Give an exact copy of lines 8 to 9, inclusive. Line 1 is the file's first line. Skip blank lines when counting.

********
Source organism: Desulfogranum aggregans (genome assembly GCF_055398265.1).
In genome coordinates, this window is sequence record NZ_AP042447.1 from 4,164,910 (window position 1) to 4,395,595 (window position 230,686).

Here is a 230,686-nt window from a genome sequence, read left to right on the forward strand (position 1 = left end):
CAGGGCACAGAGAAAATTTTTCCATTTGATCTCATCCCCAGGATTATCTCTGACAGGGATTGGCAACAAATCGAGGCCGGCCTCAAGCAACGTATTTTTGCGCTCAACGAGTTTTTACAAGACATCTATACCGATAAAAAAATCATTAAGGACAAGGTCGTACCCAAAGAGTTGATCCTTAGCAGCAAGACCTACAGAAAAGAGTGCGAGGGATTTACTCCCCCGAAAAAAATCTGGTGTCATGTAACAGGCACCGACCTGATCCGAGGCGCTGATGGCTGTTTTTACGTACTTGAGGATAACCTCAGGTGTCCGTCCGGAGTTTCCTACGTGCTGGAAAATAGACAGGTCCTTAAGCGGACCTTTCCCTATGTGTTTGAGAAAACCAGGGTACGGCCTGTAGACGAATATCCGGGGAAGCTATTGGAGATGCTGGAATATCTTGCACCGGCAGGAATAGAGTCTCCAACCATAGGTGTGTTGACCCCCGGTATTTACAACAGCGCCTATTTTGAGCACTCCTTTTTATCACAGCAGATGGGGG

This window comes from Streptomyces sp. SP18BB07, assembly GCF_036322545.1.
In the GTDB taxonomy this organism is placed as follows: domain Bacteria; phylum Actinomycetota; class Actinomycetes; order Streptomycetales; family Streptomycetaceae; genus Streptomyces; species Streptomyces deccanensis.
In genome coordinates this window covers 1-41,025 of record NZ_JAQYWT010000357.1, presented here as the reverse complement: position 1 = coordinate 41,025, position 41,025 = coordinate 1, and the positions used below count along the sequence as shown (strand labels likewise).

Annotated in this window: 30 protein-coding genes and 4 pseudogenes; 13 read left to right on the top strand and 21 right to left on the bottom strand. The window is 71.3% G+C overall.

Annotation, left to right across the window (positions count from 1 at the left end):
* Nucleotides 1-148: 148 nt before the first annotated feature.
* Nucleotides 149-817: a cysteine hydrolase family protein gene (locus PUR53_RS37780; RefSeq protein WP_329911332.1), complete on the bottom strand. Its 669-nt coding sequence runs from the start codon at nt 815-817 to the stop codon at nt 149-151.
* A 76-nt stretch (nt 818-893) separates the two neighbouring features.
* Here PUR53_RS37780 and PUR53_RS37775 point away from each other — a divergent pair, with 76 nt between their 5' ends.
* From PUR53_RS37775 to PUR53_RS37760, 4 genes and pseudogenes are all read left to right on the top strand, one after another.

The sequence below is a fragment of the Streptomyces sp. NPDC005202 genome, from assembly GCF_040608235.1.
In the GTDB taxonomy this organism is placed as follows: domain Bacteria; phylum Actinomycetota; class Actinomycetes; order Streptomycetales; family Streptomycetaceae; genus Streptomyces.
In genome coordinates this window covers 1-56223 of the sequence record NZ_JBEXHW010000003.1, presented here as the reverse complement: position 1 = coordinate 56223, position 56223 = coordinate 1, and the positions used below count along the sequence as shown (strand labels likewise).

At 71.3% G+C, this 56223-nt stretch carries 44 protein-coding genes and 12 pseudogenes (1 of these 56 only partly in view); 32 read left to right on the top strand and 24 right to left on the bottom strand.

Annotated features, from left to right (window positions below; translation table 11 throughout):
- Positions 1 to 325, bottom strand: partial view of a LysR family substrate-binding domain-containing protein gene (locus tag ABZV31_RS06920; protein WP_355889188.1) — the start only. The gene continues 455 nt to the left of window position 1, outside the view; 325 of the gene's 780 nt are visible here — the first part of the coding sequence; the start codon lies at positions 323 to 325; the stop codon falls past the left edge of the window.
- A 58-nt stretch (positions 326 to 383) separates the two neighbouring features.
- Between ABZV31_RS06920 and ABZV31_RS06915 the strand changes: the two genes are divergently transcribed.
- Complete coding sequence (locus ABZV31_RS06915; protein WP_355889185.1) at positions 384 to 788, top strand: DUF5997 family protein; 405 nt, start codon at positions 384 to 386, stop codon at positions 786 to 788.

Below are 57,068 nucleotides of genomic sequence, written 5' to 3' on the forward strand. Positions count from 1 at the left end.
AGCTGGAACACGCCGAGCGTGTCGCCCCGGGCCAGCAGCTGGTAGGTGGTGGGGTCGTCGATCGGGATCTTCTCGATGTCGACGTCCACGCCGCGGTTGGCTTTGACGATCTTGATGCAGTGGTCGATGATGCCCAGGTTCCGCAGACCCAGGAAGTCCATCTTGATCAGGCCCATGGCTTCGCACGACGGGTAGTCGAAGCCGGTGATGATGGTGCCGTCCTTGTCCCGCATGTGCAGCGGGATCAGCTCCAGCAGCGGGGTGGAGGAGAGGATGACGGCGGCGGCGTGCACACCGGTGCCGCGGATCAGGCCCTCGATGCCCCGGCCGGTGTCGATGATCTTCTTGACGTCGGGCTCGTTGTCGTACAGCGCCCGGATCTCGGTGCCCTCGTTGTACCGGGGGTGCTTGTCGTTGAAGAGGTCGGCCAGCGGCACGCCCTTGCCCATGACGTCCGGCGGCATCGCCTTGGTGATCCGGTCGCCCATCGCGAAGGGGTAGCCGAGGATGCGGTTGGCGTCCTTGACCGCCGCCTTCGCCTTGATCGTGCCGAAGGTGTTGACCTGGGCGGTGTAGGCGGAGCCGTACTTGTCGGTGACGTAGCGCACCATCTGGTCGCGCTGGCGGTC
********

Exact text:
Annotated in this window: 30 protein-coding genes and 4 pseudogenes; 13 read left to right on the top strand and 21 right to left on the bottom strand. The window is 71.3% G+C overall.

Annotation, left to right across the window (positions count from 1 at the left end):